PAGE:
The creepy… and the crawly: Spider myths busted!

    
spiders, spider myths, get rod of spideres

Afraid of spiders? Actually, they’re more afraid of you! Read about spider myths that people have come to know over the years.

It seems that all things creepy (and crawly) tend to appear at this time of the year. Seeing that summer is just about in full swing, I have decided to write about the creepiest crawly of them all – spiders. The mere thought that there might be something waiting for me in the dark, ready to pounce and crawl all over me is enough to ensure a sleep-free night. In fact, since I had a nightmare about swimming through a river of spiders last night, I feel the need to get this off my chest. As they say, it is always better to get things off your chest, even if it is figuratively – I hope!

Not only do I have an avid imagination when it comes to the thought of arachnids attacking me, but I have heard stories about spiders. Very creepy stories. Recently, I came across an article about a lady that bought bananas at a supermarket (imported from areas such as Brazil, Costa Rica, Ecuador and Colombia) and then spotted a white lump on the bunch. After inspecting the mouldy-looking lump and deciding to open it up, she discovered a cocoon with dozens of tropical eggs. It turns out that these spiders (Brazilian spiders aka Banana spiders) have the tendency to hide away in banana bunches. Not only is the idea of a spider hiding away in something edible scary enough, but the fact that this particular spider can cause paralysis which can possibly lead to suffocation is downright terrifying!

All in all it ended on a good note; she sucked them up with the vacuum-cleaner and then incinerated all traces of the spider eggs. Talking about incinerated, I heard of a woman in Kansas who set her house alight with flaming towels trying to kill a spider!

However much spiders seem scare me, I still feel that they play their part in the ecosystem, catching all sort of bugs that are much more of an inconvenience than these eight-legged critters. From my research it would seem that people have gone on all sorts of extreme missions to kill spiders, but the actual fact is that although they give us the heebie-jeebies, they aren’t actually half as bad as we think they are!

Below are some spider myths that we all seem to believe, but are fictitious (you can breathe a sigh of relief now):

Myth no 1: Spiders lay their eggs underneath human skin

We have all heard the story about someone who visited a foreign country, came back with a spider bite and then tons of tiny spiders hatched their way out of the wound. Did you know that spiders are very particular as to where they lay their eggs, and prefer to lay them in protected, hidden areas and not in places where they see a direct threat? Furthermore, they also have no means of injecting eggs into us humans.

Myth no 2: We swallow an average of 8 eight spiders in a year

According to Bill Shear, the former president of the American Arachnological Society, spiders have absolutely no interest in humans, and “regard us much like they’d regard a big rock… We’re so large that we’re really just part of the landscape.” This in turn busts another myth (one that I was fearful of!) that spiders crawl all over us while we are asleep. When we sleep, we snore, titter and breathe – causing vibrations that warn spiders of imposing threats. So, to think about it – we are actually scaring them and they are not scaring us!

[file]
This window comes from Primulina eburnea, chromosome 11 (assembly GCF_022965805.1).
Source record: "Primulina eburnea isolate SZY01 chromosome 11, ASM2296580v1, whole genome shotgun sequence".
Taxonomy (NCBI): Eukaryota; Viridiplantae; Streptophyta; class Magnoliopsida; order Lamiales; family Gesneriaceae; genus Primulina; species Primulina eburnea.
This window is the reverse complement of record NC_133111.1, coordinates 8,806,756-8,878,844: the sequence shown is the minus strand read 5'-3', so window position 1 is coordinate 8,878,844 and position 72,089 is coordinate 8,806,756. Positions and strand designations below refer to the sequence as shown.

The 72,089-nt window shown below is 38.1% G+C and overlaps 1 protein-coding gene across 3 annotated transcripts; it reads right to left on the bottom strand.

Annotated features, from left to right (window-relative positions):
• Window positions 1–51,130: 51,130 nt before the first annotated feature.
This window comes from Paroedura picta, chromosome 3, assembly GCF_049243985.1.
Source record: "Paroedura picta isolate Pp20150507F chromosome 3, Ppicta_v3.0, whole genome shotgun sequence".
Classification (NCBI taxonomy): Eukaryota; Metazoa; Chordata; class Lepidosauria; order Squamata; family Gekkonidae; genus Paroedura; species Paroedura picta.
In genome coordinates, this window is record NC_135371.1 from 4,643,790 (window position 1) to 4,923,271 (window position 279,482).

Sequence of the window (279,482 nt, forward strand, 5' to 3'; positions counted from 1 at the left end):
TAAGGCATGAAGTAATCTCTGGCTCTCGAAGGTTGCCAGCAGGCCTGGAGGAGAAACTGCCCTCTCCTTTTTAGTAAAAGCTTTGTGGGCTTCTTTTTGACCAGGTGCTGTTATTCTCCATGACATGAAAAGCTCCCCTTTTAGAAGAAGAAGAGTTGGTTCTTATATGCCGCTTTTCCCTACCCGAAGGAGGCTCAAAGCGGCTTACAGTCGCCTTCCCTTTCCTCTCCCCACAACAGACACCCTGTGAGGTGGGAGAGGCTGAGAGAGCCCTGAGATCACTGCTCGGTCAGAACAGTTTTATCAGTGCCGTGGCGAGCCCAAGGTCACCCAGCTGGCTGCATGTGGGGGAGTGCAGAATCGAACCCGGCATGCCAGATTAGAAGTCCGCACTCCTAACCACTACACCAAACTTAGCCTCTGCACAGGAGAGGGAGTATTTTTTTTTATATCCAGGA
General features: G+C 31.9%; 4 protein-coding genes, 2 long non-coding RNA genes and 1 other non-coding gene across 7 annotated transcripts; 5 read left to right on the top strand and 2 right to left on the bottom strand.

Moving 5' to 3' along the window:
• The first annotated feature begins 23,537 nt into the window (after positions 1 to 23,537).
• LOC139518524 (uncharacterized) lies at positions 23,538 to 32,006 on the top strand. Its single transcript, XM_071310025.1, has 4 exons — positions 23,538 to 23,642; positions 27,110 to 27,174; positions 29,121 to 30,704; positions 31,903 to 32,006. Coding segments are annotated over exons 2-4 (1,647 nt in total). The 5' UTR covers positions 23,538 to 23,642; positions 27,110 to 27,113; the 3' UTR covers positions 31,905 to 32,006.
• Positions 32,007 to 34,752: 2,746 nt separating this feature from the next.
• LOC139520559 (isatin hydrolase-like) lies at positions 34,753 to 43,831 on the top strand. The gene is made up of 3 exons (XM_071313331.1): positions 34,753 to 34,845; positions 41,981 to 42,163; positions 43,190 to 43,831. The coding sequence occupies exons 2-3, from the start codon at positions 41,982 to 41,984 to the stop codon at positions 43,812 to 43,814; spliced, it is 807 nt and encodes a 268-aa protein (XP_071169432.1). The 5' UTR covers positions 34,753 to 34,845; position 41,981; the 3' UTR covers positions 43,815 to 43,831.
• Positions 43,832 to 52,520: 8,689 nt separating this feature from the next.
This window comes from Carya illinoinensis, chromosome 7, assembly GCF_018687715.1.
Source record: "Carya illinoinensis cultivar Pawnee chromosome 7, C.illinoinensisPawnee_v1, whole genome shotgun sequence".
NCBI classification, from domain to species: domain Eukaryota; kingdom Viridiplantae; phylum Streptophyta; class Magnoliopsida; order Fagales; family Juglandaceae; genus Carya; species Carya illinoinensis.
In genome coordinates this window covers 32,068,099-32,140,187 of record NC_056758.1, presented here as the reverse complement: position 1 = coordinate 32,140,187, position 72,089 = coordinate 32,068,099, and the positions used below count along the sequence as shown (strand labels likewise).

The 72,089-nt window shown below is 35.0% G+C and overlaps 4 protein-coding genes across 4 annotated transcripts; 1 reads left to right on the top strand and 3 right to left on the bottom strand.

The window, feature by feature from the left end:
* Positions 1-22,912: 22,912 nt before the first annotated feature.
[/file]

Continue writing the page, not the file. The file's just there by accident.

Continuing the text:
Myth no 3: Didn’t see what bit you? It must have been a spider!

Poor spiders are always getting all the brunt for any possible rash, itch or bump. Although it is possible that spiders may bite people in bed, Rod Crawford, curator of arachnids at the Burke Museum of Natural History and Culture in Seattle says that this doesn’t happen often. Burke further says that as opposed to insects, spiders do not feed on human blood, so they don’t have any reason to venture near us while we sleep (another reason you can rest easy!).

Myth no 4: Spiders are aggressive

According to my research, spiders are misunderstood little critters, and as mentioned above, they do not really try and come into our space. If they do, then biting us is not on their priority list of to do’s.

Lizzy Lowe, a doctoral candidate at the University of Sydney’s School of Biological Sciences says that she collects a lot of spiders (all by hand) and that very few will try to attack you or are going to do you any harm if they do accidentally bite you. She also says that spider bites take place when they are threatened or surprised, but they are actually very much unaware of us humans. Crawford also says that of all the thousands of spiders that he has dealt with, he has only been bitten twice, with only minor effects.

Although there are some spiders around whose venom can cause side effects (as the one mentioned previously), it is very unlikely that a spider bite will result in death. Now that I have done a fair amount of research, I have realised that although spiders seem very creepy, they are actually not as scary as I initially thought, and tonight I will rest easy knowing that they are much more afraid of me than I am of them!

If you are still not convinced that spiders are our friends, David Cross, head of technical Training at Rentokil has the following advice to offer in terms of keeping spiders out of your home: “Keep the doors closed, keep the windows closed and exercise good housekeeping. Also be sure to regularly clean cobwebs and vacuuming is usually enough of a disruption to keep house spiders away and drive them into their quieter corners – or even out of the house in the garage or garden shed where they are not a problem to anybody.”

 

 

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